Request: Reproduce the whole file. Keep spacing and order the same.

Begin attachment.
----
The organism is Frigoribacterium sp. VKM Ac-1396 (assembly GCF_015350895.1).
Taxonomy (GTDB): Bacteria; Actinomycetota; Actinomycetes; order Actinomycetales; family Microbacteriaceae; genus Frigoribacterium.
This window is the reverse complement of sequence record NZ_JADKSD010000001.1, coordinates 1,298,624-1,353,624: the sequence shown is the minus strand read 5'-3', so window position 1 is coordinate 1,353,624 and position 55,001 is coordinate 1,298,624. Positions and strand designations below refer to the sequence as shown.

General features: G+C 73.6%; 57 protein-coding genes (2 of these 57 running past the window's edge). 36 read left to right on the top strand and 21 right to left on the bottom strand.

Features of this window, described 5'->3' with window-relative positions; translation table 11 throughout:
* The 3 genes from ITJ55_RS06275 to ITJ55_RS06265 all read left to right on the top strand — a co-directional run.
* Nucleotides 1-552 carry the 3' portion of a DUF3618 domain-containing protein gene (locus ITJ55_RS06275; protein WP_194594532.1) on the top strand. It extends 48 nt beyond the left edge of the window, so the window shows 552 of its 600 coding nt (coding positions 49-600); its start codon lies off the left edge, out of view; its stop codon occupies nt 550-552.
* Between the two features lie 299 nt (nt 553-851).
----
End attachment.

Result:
The organism is Frigoribacterium sp. VKM Ac-1396 (assembly GCF_015350895.1).
Taxonomy (GTDB): Bacteria; Actinomycetota; Actinomycetes; order Actinomycetales; family Microbacteriaceae; genus Frigoribacterium.
This window is the reverse complement of sequence record NZ_JADKSD010000001.1, coordinates 1,298,624-1,353,624: the sequence shown is the minus strand read 5'-3', so window position 1 is coordinate 1,353,624 and position 55,001 is coordinate 1,298,624. Positions and strand designations below refer to the sequence as shown.

General features: G+C 73.6%; 57 protein-coding genes (2 of these 57 running past the window's edge). 36 read left to right on the top strand and 21 right to left on the bottom strand.

Features of this window, described 5'->3' with window-relative positions; translation table 11 throughout:
* The 3 genes from ITJ55_RS06275 to ITJ55_RS06265 all read left to right on the top strand — a co-directional run.
* Nucleotides 1-552 carry the 3' portion of a DUF3618 domain-containing protein gene (locus ITJ55_RS06275; protein WP_194594532.1) on the top strand. It extends 48 nt beyond the left edge of the window, so the window shows 552 of its 600 coding nt (coding positions 49-600); its start codon lies off the left edge, out of view; its stop codon occupies nt 550-552.
* Between the two features lie 299 nt (nt 553-851).